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During the Taraba Farmers-Herders Crisis, a soldier and 24 others died.



According to reports, the ongoing conflict between Kuteb farmers and herders in the state has already claimed the lives of a military and 24 locals from Taraba States’ Ussa and Takum local government regions.

According to Abdullahi Usman, the police public relations officer in Taraba State, this is the case.


The military officer, according to him, was ambushed and murdered, while the other 24 people are either of Kuteb or Fulani descent.

Usman said, “The military officer from the checkpoint who was returning to 93 Battalion Barrack was ambushed and killed, however nothing was taken from him, his motorcycle and fortunately he had no rifle on him.

“He was killed by unidentified people, and an investigation has been opened to find out who was responsible. According to statistics, the crisis resulted in the deaths of 20 natives of Kuteb, as well as three Fulani herdsmen, who also paid the ultimate price.


He stated that at the time, the main issue impeding the restoration of peace is the Fulani herdsmen’s assertion that the Kuteb farmers are holding their cattle hostage and the denial coming from the other side.

Our current issue is that the Fulani say that their cattle have been stolen and are being kept prisoner in the Kuteb farmers’ areas, while the Kutebs are afraid to travel to the farm for fear of being attacked by the Fulani herdsmen.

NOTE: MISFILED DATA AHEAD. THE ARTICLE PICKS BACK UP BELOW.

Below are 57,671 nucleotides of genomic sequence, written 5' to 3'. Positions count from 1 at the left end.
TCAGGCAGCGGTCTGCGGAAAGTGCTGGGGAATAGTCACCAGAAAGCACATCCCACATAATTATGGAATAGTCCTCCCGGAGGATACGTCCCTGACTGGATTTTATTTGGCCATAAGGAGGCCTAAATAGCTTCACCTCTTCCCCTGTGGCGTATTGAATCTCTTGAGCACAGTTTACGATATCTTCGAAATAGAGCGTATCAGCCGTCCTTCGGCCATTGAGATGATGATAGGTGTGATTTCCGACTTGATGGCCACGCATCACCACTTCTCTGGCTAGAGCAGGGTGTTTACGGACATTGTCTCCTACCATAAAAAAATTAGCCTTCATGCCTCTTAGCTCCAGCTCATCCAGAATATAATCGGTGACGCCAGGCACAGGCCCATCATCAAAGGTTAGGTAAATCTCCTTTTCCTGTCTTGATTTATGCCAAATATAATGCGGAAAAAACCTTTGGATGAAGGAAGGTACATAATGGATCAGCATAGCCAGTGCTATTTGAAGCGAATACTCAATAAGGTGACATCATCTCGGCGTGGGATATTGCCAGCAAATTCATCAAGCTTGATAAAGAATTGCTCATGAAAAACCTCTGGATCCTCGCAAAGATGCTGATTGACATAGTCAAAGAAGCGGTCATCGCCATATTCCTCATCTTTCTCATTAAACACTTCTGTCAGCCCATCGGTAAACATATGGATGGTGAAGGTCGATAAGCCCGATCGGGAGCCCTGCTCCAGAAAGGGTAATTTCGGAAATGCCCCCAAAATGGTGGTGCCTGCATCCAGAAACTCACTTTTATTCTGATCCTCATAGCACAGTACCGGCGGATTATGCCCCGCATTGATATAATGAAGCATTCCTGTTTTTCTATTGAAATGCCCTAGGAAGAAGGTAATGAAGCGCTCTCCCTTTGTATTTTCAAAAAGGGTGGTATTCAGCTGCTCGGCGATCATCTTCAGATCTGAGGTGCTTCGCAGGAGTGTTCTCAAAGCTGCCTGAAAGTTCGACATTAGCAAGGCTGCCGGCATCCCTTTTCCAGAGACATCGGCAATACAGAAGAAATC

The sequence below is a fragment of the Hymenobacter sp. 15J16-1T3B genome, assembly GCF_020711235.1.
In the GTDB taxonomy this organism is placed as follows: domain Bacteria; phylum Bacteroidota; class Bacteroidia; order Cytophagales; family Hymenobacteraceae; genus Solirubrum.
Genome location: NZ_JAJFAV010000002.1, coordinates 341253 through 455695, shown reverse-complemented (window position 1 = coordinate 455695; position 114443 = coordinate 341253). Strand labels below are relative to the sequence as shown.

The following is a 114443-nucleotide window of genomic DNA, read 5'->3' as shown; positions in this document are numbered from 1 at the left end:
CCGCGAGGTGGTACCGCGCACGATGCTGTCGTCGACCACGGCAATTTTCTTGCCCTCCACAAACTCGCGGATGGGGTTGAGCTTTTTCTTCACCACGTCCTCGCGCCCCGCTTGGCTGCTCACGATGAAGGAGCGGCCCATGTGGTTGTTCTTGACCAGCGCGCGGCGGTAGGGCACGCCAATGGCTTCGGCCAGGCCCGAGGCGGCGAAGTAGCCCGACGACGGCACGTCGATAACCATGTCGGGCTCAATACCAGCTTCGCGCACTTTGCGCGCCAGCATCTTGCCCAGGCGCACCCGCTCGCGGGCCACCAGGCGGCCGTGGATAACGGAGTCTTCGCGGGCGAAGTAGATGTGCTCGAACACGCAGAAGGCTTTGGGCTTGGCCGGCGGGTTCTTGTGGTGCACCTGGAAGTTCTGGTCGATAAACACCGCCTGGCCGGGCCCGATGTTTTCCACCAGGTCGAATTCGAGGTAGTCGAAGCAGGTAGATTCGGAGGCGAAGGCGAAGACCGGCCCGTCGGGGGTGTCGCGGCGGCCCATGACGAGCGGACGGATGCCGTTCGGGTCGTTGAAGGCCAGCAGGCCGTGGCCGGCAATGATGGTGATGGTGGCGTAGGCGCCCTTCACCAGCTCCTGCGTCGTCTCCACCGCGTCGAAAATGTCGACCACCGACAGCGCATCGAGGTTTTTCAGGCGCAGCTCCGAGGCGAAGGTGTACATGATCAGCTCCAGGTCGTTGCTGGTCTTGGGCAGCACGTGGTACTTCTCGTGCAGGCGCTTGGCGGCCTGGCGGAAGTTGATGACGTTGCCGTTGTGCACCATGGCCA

The police spokesman continued, “The commissioner of police has called on the head of the Miyetti Allah Cattle Breeders Association in the United States and the claimants to discuss, agree, and travel to the location where they claimed that their cattle were being held hostage for fact-finding and release of same for peace to reign.


All efforts to contact the state chairman of MACBAN were unsuccessful.

An agreement on a 14-point resolution was reached and signed late last year, according to Emmanuel Ukwen, president of the Kuteb Yatgso Association of Nigeria, an umbrella organization for the nation’s Kuteb-speaking tribe.

According to Ukwen, the state government failed to give the cash required to put the agreements in place, which encouraged opponents of progress to relaunch their attacks.


What perplexes us is that after a herdsmen-mediated ceasefire, there was a bandit invasion.

Who invited or employed the robbers? We want the state government to look into it and report its findings. It should be emphasized that hundreds of unarmed civilians have currently been murdered by bandits in Takum, Ussa, and Yangtu Special Development Area, and that thousands of people have also been uprooted from their original homes.

As the head of his people, he claimed that he has never witnessed the state government visit, sympathize with, or provide the Internally Displaced Persons (IDPs) camps and relief supplies. The state government denied this, claiming that it has provided both the shelter they are currently residing in and a quantity of relief supplies.


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